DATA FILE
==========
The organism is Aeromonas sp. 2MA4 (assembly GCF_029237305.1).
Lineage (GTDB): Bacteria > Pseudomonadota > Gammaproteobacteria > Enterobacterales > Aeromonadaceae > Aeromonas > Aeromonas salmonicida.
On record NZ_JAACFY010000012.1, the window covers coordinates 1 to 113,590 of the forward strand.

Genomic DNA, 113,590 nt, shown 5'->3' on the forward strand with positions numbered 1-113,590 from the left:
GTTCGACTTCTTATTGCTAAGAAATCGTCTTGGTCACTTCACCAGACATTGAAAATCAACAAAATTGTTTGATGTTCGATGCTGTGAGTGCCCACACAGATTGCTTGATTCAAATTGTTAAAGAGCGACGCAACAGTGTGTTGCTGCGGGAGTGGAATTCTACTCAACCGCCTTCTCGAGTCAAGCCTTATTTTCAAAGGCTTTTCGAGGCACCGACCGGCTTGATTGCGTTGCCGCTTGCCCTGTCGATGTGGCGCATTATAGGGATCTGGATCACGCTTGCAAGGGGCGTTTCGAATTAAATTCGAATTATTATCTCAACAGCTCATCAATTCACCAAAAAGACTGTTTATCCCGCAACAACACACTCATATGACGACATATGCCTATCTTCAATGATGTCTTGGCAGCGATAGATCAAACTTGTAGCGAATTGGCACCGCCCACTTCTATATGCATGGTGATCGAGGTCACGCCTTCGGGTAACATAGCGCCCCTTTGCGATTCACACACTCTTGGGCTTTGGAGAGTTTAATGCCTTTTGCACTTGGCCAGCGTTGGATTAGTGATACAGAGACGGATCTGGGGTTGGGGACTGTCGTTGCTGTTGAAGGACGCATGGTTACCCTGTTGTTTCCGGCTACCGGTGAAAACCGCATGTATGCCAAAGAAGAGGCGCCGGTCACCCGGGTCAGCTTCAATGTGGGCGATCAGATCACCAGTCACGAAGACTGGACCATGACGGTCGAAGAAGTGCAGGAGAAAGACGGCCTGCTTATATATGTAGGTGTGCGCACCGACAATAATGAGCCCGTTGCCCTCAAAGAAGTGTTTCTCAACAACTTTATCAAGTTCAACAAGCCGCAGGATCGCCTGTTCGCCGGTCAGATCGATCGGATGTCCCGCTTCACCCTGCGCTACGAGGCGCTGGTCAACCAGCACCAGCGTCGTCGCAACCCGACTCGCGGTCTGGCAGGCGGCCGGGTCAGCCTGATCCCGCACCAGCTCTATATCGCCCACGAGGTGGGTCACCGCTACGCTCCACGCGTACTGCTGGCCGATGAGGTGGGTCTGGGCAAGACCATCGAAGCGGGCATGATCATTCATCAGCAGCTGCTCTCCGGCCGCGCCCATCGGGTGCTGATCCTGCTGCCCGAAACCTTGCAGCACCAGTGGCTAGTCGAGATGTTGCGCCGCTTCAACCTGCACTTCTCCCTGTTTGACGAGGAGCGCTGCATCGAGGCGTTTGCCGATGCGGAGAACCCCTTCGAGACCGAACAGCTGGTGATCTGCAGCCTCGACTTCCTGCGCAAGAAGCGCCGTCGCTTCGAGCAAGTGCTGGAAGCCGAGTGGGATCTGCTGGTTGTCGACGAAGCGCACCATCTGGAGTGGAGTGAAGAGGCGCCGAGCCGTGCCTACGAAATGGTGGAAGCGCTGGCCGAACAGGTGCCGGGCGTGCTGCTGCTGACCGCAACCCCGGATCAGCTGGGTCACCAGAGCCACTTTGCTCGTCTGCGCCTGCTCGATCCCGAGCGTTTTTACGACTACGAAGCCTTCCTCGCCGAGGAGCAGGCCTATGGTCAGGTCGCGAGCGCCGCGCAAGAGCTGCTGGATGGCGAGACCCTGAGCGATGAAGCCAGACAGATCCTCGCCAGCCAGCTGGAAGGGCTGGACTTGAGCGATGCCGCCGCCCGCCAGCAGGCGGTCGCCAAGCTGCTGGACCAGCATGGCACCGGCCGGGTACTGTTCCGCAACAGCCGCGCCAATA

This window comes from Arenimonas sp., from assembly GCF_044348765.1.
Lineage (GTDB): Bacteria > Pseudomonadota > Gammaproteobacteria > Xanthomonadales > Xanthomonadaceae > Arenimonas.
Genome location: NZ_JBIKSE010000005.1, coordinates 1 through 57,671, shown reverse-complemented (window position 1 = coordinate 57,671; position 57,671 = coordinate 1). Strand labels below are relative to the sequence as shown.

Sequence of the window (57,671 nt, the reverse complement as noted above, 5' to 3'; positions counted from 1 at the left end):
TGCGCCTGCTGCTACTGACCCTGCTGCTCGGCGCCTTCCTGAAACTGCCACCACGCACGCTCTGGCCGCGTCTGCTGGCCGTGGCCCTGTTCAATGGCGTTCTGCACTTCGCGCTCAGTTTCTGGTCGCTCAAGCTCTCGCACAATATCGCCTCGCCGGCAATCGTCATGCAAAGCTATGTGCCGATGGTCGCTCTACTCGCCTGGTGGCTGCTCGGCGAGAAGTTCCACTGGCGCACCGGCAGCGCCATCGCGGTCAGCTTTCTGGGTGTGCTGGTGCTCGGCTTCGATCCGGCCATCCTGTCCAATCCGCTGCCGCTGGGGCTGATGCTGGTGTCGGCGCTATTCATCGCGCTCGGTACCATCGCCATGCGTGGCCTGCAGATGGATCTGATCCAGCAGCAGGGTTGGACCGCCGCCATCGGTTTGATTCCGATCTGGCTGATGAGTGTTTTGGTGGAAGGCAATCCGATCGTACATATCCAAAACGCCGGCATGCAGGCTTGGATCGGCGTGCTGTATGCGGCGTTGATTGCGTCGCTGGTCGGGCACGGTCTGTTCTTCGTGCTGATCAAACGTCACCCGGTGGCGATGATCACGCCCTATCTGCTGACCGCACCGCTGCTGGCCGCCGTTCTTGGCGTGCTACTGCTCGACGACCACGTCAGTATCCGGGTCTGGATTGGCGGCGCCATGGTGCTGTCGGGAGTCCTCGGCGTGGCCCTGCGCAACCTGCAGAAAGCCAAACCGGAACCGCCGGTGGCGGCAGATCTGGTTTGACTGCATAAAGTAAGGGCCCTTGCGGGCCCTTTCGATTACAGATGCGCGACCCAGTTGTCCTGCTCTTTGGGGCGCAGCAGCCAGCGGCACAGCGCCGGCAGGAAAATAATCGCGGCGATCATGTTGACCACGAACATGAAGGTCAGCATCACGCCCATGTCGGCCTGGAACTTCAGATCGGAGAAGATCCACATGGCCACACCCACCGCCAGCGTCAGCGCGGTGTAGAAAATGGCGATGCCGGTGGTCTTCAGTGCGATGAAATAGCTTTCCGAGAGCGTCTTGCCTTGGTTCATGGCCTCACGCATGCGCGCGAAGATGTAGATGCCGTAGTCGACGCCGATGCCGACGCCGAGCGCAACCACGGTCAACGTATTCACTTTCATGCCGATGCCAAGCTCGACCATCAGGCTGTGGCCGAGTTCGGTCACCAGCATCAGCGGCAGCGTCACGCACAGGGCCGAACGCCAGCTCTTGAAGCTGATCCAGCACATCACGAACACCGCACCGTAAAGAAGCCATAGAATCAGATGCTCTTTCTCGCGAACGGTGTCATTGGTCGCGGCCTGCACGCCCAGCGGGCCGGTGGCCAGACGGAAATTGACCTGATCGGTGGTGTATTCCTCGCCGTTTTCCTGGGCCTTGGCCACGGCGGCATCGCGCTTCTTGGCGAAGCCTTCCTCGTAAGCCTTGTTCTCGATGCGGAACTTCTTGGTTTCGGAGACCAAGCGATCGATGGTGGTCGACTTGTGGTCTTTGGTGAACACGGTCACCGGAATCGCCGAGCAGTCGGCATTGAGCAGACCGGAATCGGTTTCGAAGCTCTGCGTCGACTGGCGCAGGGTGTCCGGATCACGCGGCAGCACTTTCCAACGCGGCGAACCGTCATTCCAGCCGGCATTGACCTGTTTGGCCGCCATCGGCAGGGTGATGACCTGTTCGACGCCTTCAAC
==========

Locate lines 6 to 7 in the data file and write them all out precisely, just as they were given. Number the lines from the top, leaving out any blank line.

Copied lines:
This window comes from Arenimonas sp., from assembly GCF_044348765.1.
Lineage (GTDB): Bacteria > Pseudomonadota > Gammaproteobacteria > Xanthomonadales > Xanthomonadaceae > Arenimonas.